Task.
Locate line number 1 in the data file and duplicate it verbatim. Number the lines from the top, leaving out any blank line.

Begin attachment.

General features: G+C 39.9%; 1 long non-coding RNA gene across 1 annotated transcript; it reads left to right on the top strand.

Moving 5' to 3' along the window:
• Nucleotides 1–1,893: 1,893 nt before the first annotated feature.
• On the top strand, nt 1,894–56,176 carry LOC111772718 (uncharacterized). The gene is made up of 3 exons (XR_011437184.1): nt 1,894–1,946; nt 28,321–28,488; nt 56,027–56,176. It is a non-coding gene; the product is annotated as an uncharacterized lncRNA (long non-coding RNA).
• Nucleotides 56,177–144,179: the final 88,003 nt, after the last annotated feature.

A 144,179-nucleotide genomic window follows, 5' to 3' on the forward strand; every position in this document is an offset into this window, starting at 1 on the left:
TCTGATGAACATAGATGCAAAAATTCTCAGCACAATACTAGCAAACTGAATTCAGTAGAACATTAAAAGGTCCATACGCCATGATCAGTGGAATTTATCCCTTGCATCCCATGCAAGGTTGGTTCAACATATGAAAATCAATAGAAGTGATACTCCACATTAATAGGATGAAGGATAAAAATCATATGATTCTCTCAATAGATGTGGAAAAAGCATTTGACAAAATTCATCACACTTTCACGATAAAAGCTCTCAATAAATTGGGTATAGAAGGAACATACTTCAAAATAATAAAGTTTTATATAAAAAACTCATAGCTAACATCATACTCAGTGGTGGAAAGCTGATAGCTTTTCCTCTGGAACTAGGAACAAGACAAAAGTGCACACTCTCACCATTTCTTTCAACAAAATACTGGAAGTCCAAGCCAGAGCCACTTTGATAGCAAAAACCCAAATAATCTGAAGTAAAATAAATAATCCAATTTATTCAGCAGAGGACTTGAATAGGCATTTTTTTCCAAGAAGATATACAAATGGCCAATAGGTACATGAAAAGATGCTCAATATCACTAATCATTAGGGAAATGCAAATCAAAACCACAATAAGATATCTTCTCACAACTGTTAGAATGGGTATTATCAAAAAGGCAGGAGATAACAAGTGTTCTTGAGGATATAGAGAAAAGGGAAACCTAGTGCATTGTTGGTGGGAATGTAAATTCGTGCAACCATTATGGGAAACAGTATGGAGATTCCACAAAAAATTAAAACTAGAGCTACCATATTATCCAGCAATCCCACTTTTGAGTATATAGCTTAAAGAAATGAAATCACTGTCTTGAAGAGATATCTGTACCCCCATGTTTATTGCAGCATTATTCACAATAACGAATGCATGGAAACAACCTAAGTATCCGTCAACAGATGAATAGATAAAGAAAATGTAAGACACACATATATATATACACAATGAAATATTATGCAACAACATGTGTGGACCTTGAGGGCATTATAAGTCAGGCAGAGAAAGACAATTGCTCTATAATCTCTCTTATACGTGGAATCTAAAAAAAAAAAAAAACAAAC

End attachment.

General features: G+C 39.9%; 1 long non-coding RNA gene across 1 annotated transcript; it reads left to right on the top strand.